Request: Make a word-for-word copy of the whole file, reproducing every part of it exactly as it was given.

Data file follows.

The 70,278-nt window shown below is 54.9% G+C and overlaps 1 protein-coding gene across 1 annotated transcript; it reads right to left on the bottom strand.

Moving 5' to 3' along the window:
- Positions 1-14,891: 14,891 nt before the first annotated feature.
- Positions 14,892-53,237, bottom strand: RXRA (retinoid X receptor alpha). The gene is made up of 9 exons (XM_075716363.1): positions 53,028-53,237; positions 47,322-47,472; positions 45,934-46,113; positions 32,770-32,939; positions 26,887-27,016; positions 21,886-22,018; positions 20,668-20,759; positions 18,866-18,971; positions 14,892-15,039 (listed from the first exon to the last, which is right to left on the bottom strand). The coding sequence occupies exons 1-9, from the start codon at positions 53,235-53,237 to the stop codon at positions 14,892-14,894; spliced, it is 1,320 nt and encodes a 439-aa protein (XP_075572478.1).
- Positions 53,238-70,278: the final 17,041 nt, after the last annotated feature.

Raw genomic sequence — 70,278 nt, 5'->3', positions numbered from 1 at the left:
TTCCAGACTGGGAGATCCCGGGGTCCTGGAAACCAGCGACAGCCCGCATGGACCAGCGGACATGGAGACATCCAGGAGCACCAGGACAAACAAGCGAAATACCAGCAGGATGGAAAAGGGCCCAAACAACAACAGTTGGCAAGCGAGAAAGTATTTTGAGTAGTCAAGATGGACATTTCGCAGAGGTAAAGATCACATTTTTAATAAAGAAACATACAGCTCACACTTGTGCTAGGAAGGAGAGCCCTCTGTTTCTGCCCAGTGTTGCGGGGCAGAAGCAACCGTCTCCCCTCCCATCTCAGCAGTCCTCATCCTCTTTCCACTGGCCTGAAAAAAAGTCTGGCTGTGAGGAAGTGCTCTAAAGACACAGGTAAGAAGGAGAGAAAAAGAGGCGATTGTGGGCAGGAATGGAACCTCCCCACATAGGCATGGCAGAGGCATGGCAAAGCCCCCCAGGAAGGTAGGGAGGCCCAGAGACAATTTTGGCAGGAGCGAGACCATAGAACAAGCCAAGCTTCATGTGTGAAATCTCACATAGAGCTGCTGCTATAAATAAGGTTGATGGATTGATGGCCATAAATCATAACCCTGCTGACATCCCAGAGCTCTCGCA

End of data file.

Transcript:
The 70,278-nt window shown below is 54.9% G+C and overlaps 1 protein-coding gene across 1 annotated transcript; it reads right to left on the bottom strand.

Moving 5' to 3' along the window:
- Positions 1-14,891: 14,891 nt before the first annotated feature.
- Positions 14,892-53,237, bottom strand: RXRA (retinoid X receptor alpha). The gene is made up of 9 exons (XM_075716363.1): positions 53,028-53,237; positions 47,322-47,472; positions 45,934-46,113; positions 32,770-32,939; positions 26,887-27,016; positions 21,886-22,018; positions 20,668-20,759; positions 18,866-18,971; positions 14,892-15,039 (listed from the first exon to the last, which is right to left on the bottom strand). The coding sequence occupies exons 1-9, from the start codon at positions 53,235-53,237 to the stop codon at positions 14,892-14,894; spliced, it is 1,320 nt and encodes a 439-aa protein (XP_075572478.1).
- Positions 53,238-70,278: the final 17,041 nt, after the last annotated feature.

Raw genomic sequence — 70,278 nt, 5'->3', positions numbered from 1 at the left:
TTCCAGACTGGGAGATCCCGGGGTCCTGGAAACCAGCGACAGCCCGCATGGACCAGCGGACATGGAGACATCCAGGAGCACCAGGACAAACAAGCGAAATACCAGCAGGATGGAAAAGGGCCCAAACAACAACAGTTGGCAAGCGAGAAAGTATTTTGAGTAGTCAAGATGGACATTTCGCAGAGGTAAAGATCACATTTTTAATAAAGAAACATACAGCTCACACTTGTGCTAGGAAGGAGAGCCCTCTGTTTCTGCCCAGTGTTGCGGGGCAGAAGCAACCGTCTCCCCTCCCATCTCAGCAGTCCTCATCCTCTTTCCACTGGCCTGAAAAAAAGTCTGGCTGTGAGGAAGTGCTCTAAAGACACAGGTAAGAAGGAGAGAAAAAGAGGCGATTGTGGGCAGGAATGGAACCTCCCCACATAGGCATGGCAGAGGCATGGCAAAGCCCCCCAGGAAGGTAGGGAGGCCCAGAGACAATTTTGGCAGGAGCGAGACCATAGAACAAGCCAAGCTTCATGTGTGAAATCTCACATAGAGCTGCTGCTATAAATAAGGTTGATGGATTGATGGCCATAAATCATAACCCTGCTGACATCCCAGAGCTCTCGCA